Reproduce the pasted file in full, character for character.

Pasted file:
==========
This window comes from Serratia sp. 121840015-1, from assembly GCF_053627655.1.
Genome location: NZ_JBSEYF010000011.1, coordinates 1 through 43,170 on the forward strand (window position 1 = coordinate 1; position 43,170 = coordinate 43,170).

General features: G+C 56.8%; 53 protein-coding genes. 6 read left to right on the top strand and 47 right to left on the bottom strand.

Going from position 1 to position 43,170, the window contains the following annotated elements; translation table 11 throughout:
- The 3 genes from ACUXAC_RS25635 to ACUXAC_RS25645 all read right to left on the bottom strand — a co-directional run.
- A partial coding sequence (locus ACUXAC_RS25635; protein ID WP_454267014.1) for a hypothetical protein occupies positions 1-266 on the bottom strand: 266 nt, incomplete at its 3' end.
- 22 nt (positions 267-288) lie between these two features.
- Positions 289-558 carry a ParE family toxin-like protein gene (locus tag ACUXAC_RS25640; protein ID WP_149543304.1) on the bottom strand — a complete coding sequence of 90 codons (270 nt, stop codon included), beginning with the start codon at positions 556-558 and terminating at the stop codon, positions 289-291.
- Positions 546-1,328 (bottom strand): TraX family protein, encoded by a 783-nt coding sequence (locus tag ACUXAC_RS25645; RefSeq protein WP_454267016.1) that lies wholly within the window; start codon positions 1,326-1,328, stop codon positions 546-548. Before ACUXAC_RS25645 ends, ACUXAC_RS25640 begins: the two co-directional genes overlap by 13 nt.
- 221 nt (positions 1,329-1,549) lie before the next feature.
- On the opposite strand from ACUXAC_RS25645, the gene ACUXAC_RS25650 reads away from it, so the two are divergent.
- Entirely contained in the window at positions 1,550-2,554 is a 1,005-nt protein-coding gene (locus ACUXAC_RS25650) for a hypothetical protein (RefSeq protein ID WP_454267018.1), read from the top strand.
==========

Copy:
This window comes from Serratia sp. 121840015-1, from assembly GCF_053627655.1.
Genome location: NZ_JBSEYF010000011.1, coordinates 1 through 43,170 on the forward strand (window position 1 = coordinate 1; position 43,170 = coordinate 43,170).

General features: G+C 56.8%; 53 protein-coding genes. 6 read left to right on the top strand and 47 right to left on the bottom strand.

Going from position 1 to position 43,170, the window contains the following annotated elements; translation table 11 throughout:
- The 3 genes from ACUXAC_RS25635 to ACUXAC_RS25645 all read right to left on the bottom strand — a co-directional run.
- A partial coding sequence (locus ACUXAC_RS25635; protein ID WP_454267014.1) for a hypothetical protein occupies positions 1-266 on the bottom strand: 266 nt, incomplete at its 3' end.
- 22 nt (positions 267-288) lie between these two features.
- Positions 289-558 carry a ParE family toxin-like protein gene (locus tag ACUXAC_RS25640; protein ID WP_149543304.1) on the bottom strand — a complete coding sequence of 90 codons (270 nt, stop codon included), beginning with the start codon at positions 556-558 and terminating at the stop codon, positions 289-291.
- Positions 546-1,328 (bottom strand): TraX family protein, encoded by a 783-nt coding sequence (locus tag ACUXAC_RS25645; RefSeq protein WP_454267016.1) that lies wholly within the window; start codon positions 1,326-1,328, stop codon positions 546-548. Before ACUXAC_RS25645 ends, ACUXAC_RS25640 begins: the two co-directional genes overlap by 13 nt.
- 221 nt (positions 1,329-1,549) lie before the next feature.
- On the opposite strand from ACUXAC_RS25645, the gene ACUXAC_RS25650 reads away from it, so the two are divergent.
- Entirely contained in the window at positions 1,550-2,554 is a 1,005-nt protein-coding gene (locus ACUXAC_RS25650) for a hypothetical protein (RefSeq protein ID WP_454267018.1), read from the top strand.